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Armada: A Novel

Unabridged Audiobook

Written By: Ernest Cline

Narrated By: Wil Wheaton

Publisher: Random House (Audio)

Date: July 2015

Duration: 12 hours 0 minutes


Zack Lightman has spent his life dreaming. Dreaming that the real world could be a little more like the countless science-fiction books, movies, and videogames he"s spent his life consuming. Dreaming that one day, some fantastic, world-altering event will shatter the monotony of his humdrum existence and whisk him off on some grand space-faring adventure.

But hey, there"s nothing wrong with a little escapism, right? After all, Zack tells himself, he knows the difference between fantasy and reality. He knows that here in the real world, aimless teenage gamers with anger issues don"t get chosen to save the universe.

And then he sees the flying saucer.

Even stranger, the alien ship he"s staring at is straight out of the videogame he plays every night, a hugely popular online flight simulator called Armada-in which gamers just happen to be protecting the earth from alien invaders.

No, Zack hasn"t lost his mind. As impossible as it seems, what he"s seeing is all too real. And his skills-as well as those of millions of gamers across the world-are going to be needed to save the earth from what"s about to befall it.

It"s Zack"s chance, at last, to play the hero. But even through the terror and exhilaration, he can"t help thinking back to all those science-fiction stories he grew up with, and wondering: Doesn"t something about this scenario seem a little familiar?

At once gleefully embracing and brilliantly subverting science-fiction conventions as only Ernest Cline could, Armada is a rollicking, surprising thriller, a classic coming of age adventure, and an alien invasion tale like nothing you"ve ever read before-one whose every page is infused with the pop-culture savvy that has helped make Ready Player One a phenomenon.


  • Cole Johnson

    Armada is yet another awesome book by Earnest Cline. I love reading his books and his writing style is infectiously addicting to anyone who grew up playing video games in the 90's and is following the the industry today. As always, his references to current brands and companies makes his stories fell more real and relatable as if this were an alternate reality and you find yourself looking out the window to make sure it's not actually happening. I love this book and hope that Ernest Cline continues to write books in this amazing style.

    2 of 2 people found this review helpful.

  • Cory Packer

    Will Wheaton is the man! The book is pretty predictable, but entertaining nonetheless. Awesome listening experience as usual! In the unlikely event that you liked this book and haven't read Cline's NYT Bestseller, make sure you hit up Ready Player One.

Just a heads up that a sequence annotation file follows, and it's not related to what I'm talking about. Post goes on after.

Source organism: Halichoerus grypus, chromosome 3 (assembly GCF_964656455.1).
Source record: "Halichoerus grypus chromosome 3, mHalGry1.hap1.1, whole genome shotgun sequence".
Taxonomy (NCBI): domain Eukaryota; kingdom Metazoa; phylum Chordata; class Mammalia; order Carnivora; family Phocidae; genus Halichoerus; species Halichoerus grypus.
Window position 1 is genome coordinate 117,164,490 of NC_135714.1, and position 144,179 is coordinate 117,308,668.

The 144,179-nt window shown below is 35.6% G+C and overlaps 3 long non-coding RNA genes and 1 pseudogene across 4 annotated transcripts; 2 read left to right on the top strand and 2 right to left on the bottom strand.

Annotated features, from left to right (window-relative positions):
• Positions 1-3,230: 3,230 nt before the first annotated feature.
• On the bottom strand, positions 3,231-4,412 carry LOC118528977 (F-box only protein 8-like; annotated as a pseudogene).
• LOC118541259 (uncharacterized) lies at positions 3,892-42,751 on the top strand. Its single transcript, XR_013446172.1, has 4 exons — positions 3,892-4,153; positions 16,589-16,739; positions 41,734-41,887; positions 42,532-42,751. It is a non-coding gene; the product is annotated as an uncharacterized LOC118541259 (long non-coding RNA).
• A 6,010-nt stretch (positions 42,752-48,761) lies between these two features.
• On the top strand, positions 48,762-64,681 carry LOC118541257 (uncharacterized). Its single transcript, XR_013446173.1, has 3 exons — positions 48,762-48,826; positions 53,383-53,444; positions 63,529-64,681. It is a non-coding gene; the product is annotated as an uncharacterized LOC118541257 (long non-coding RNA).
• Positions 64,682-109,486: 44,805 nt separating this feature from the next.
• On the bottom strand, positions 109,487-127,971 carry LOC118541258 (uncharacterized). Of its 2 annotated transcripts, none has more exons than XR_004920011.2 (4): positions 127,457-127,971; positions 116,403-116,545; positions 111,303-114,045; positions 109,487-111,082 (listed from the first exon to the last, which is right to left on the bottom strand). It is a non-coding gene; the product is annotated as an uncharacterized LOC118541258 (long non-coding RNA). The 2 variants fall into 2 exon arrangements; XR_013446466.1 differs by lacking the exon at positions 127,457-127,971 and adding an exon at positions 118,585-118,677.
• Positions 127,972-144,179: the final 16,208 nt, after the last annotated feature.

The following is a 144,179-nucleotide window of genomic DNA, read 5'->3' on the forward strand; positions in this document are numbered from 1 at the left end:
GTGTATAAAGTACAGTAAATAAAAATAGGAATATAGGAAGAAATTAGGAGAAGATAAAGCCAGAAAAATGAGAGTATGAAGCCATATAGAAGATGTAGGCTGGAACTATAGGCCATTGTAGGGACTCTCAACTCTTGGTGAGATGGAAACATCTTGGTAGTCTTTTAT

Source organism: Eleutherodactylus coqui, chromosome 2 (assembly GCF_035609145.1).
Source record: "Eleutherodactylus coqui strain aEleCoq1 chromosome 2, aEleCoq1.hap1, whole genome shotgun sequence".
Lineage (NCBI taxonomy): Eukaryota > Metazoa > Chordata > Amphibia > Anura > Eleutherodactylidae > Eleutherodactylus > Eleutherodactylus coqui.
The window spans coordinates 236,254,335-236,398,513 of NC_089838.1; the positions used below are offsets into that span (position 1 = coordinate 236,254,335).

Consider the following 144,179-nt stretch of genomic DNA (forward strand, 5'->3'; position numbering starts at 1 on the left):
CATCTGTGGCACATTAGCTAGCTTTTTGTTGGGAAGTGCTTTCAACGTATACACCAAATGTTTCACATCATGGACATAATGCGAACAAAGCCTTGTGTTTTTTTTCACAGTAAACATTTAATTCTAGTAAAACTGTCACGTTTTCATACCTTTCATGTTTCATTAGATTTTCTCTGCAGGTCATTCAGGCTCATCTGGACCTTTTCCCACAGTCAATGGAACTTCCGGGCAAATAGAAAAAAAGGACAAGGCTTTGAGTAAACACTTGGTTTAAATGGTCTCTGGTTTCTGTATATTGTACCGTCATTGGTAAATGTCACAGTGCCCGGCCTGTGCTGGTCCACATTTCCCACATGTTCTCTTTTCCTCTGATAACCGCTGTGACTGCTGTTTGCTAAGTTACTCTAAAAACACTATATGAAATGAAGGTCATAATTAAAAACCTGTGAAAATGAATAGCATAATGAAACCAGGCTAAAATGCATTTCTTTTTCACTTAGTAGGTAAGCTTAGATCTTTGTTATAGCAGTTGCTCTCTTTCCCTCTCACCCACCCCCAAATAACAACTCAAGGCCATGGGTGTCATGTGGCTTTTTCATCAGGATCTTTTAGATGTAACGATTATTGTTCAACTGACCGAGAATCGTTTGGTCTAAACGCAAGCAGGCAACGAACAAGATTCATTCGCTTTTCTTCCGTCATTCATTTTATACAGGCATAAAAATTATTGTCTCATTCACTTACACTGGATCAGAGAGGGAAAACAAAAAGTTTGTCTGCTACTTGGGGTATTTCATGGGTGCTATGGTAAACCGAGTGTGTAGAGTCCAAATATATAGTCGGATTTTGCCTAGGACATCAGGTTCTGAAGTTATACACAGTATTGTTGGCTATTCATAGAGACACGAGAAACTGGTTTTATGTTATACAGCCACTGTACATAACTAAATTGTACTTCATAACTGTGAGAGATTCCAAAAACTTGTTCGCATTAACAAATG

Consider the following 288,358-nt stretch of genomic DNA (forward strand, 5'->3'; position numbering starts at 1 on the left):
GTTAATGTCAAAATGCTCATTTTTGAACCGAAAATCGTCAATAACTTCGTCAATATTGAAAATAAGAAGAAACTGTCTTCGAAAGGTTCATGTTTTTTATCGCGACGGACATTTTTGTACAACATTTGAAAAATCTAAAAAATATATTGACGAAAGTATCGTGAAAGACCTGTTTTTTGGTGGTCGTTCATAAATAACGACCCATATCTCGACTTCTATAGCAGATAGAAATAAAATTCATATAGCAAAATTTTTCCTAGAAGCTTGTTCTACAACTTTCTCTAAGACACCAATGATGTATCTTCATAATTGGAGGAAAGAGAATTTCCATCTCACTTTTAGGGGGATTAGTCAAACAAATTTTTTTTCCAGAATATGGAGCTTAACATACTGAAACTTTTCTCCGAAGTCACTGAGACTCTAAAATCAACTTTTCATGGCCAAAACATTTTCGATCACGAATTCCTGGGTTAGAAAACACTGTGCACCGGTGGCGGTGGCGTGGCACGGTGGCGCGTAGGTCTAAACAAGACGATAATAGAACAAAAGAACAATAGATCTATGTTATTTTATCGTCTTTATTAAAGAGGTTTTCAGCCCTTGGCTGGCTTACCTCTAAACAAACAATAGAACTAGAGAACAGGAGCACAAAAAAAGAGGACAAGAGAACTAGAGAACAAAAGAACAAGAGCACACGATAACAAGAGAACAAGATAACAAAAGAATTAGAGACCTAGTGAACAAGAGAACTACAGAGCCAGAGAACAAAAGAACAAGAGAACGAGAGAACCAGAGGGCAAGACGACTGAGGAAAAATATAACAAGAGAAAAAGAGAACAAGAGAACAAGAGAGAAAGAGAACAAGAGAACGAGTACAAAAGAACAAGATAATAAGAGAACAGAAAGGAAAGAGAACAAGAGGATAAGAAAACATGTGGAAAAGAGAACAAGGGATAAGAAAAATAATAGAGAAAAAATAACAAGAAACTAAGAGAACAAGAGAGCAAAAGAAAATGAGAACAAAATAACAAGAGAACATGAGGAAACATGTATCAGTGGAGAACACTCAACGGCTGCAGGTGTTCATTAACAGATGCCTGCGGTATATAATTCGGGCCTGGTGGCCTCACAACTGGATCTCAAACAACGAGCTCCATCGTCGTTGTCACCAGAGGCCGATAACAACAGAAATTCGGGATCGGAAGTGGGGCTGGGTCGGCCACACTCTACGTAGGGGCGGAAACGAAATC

1 of 1 people found this review helpful.

  • Scott E.

    not as good as Ready Player One, but still a good read. Will Wheaton is great. just wish the story moved at a quicker pace than it did.

  • Anonymous

    Really good !! Love the narrator

  • Anonymous

    Slow beginning but it ended up pretty good. Wheaton was really good as usual.

  • Jon N

    Another great piece from Mr. Cline and Wil Wheaton does a spectacular job in narration! So far, this duo is quickly becoming my favorite and I look forward to future works from both of them!

  • Jeremy B

    Great book, while the style is like Clines earlier book ready player one, don’t expect it to be a sequel. I enjoyed it a lot and you can’t beat this narrator.

  • Robert S

    Not nearly as good as ready player one. This is a rehash of old science fiction movies/books...nothing original at all here.

  • josh t

    not a bad book but it was kind of borring and had a lot of holes in the plot and story.

  • Dan M

    Despite its flaws, I enjoyed Ready Player One. However, Armada has got to be the worst book I have ever read/listened to. I commend Wil Weaton for his wonderful performance and narration. However I found this book to be insultingly bad. I really considered not finishing it. It is written at a grade school level. I wondered while reading this how long the book would actually be if you stripped away any line that referenced or quoted any other (and far superior) book, film, game, or song, which are by the way in most cases, most obviously out of the cultural reach of the 18 year old protagonist (written by a 30 or 40 year old). This book is ridiculous, unbelievable, and silly. How something like this gets professionally published is beyond me.